Essentials of Intellectual Property Law: Strategizing Your IP from a Global Perspective
This program will introduce key aspects of US intellectual property law and will provide the tools necessary to developing and implementing an effective intellectual property strategy for global businesses. Instruction will include interactive discussions and hands-on analyses of US intellectual property including patents, copyrights, trademarks, trade secrets, rights of publicity, and IP issues in social media, and discussion of recent judicial decisions and enforcement proceedings.
Take this actual cross-border example: A promising anti-cancer drug is developed by a small Japanese firm, licensed by a US giant, and manufactured in Italy for worldwide distribution. How many legal protections are needed, what kinds, and at what levels in the development chain? Drugs can be patent-protected, or they can be protected as trade secrets—and in some cases, both, at different stages of the development and manufacturing process. What are the advantages and disadvantages of each strategy? How does the strategy you choose play out in the US and internationally? What, if any, are the legal implications of the relationship between your firm’s scientists and the academic laboratory? When does the development of a new drug cross the line between research at a university and R&D in your company? How does IP law come into play with open source drug discovery initiatives?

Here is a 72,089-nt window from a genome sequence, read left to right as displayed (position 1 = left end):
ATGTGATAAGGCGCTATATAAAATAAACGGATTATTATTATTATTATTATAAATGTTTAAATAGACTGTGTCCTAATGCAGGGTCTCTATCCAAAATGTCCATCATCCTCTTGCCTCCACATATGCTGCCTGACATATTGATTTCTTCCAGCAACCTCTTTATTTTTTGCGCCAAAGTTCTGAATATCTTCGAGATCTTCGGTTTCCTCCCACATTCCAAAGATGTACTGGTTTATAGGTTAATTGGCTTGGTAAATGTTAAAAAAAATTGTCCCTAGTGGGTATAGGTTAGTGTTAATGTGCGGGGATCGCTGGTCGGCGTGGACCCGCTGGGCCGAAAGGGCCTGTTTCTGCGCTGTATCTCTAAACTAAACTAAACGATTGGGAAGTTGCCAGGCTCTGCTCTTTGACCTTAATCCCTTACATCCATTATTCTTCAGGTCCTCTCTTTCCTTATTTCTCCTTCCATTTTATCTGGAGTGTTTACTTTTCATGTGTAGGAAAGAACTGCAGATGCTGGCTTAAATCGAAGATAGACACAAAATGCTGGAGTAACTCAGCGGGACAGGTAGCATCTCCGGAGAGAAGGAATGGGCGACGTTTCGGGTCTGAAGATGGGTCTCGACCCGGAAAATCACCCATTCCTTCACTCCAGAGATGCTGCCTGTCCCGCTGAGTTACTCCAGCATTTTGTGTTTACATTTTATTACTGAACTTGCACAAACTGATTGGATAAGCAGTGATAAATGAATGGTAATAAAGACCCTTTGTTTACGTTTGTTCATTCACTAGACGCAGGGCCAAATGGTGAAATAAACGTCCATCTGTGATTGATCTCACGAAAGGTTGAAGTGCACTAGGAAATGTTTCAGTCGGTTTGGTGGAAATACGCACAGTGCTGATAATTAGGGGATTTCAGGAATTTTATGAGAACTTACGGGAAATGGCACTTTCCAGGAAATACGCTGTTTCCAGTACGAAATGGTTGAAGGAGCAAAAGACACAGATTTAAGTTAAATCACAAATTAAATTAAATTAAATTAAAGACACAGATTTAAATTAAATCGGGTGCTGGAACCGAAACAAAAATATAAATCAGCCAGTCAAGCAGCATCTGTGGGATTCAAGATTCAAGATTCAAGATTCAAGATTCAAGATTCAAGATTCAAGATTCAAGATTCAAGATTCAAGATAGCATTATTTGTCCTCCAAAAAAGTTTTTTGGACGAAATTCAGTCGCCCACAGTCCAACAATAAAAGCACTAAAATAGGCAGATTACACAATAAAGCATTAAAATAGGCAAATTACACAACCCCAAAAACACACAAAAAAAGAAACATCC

Learn more about how partnering with NYU Law Institute of Executive Education can help you design a specialized program that meets your strategic and learning objectives at the intersection of law, business, and policy.
Each program can be customized for content, format, and delivery. Below are a few indicative topics that could be included in the schedule:
- Current Issues in US Trademark Law
- Navigating Innovation in Patent-Intensive Technologies
- Evaluating the Strength of a US Copyright
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Annemarie Hassett is the executive director of the NYU Law’s Engelberg Center on Innovation Law and Policy, following a distinguished career in complex civil litigation, in particular intellectual property litigation.
Hassett has been a litigator for more than 30 years, most recently as a senior partner at Goodwin Procter in its patent litigation practice. She was also a partner at Kirkland and Ellis and a member of the firm’s intellectual property litigation practice, and practiced at Fish & Neave. Hassett received her BS in chemistry from the State University of New York at Albany, MA in chemistry from Harvard University, and JD from Hastings College of the Law, University of California. She is currently second vice president and serves on the board of the New York Intellectual Property Law Association.